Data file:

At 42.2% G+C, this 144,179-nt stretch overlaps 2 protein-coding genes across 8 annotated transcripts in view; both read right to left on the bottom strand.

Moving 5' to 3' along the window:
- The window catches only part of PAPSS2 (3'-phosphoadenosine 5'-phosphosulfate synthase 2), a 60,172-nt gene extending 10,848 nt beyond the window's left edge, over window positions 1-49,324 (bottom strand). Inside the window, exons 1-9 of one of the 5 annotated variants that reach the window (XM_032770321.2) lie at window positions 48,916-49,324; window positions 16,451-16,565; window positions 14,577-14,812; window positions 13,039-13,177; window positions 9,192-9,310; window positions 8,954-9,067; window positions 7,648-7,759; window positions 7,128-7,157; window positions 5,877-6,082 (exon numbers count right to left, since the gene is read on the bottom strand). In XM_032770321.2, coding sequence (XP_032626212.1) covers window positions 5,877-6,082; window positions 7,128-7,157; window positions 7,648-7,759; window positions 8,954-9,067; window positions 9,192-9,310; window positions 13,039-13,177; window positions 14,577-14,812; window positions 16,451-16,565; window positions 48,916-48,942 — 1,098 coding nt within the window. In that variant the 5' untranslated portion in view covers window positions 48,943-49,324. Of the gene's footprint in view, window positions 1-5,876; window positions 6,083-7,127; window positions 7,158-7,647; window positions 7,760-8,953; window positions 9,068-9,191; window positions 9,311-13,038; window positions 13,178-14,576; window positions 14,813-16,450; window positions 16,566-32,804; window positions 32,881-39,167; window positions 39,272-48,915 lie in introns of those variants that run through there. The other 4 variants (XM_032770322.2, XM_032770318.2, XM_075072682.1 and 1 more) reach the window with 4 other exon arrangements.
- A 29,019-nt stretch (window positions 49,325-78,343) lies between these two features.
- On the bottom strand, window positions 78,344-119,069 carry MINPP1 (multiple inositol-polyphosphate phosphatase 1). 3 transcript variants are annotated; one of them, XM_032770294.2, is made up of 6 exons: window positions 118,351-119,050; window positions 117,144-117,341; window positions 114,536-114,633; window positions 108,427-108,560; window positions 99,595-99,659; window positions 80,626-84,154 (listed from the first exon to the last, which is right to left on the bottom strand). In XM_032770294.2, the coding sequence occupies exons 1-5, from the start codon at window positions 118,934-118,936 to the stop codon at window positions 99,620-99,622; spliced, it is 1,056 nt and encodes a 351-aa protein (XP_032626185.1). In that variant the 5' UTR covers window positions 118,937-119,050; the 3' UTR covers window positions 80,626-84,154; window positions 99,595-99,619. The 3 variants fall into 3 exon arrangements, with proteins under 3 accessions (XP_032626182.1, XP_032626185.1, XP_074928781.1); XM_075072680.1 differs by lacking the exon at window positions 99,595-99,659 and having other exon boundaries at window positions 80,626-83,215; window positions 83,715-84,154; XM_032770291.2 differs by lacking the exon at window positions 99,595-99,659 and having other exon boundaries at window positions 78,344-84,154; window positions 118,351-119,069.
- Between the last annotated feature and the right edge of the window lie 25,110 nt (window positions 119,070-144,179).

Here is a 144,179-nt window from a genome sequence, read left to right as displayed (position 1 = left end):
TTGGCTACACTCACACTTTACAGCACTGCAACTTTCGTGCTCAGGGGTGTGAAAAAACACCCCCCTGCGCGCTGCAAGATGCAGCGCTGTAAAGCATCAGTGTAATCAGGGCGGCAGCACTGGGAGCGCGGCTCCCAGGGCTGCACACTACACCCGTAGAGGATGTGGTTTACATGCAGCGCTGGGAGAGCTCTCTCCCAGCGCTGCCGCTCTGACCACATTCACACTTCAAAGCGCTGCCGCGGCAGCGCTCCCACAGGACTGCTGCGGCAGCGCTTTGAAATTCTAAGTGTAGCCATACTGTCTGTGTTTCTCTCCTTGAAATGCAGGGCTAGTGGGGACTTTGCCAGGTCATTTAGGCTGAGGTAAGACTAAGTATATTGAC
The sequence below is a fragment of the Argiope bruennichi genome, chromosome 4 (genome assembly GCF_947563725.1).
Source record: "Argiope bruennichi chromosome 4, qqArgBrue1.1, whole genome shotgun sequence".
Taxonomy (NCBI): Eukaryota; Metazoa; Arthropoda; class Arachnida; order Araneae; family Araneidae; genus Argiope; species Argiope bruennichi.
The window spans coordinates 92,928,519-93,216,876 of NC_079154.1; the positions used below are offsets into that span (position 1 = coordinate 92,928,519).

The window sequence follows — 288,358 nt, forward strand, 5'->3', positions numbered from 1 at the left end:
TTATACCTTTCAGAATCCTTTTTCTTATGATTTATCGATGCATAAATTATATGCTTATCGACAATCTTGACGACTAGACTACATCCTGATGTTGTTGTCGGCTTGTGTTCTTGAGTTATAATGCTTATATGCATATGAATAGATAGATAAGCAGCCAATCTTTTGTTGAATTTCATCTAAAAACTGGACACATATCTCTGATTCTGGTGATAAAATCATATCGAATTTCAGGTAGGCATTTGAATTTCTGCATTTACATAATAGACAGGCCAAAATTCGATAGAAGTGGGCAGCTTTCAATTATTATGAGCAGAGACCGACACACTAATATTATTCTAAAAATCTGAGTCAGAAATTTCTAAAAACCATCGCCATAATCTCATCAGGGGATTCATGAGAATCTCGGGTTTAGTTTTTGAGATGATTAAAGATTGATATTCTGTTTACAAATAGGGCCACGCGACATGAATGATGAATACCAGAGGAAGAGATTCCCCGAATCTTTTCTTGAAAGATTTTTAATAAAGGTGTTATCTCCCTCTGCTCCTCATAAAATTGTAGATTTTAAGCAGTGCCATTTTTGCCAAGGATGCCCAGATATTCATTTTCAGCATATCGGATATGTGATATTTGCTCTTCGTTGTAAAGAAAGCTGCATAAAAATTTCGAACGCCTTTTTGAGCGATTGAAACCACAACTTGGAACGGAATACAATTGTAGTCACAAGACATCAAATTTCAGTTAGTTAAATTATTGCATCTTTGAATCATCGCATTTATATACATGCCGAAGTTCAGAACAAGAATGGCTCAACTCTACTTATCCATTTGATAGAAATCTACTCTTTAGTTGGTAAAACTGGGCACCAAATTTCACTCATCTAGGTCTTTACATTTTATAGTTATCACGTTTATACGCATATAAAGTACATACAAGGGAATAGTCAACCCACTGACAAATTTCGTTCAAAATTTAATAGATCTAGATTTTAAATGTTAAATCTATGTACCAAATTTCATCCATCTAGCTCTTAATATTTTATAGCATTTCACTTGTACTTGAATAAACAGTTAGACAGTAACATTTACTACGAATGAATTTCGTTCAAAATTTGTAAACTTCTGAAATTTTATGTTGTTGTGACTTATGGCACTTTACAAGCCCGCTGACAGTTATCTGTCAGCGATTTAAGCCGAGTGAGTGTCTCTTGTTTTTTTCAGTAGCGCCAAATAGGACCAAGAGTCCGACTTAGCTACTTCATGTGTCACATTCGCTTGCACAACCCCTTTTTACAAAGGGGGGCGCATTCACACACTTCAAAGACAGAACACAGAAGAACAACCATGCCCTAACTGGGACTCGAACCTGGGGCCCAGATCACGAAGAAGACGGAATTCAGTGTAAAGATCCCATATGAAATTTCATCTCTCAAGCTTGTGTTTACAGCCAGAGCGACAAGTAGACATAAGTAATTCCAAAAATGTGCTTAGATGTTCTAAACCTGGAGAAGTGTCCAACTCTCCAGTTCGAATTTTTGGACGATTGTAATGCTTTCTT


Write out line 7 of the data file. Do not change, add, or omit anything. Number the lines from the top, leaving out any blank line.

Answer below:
Here is a 144,179-nt window from a genome sequence, read left to right as displayed (position 1 = left end):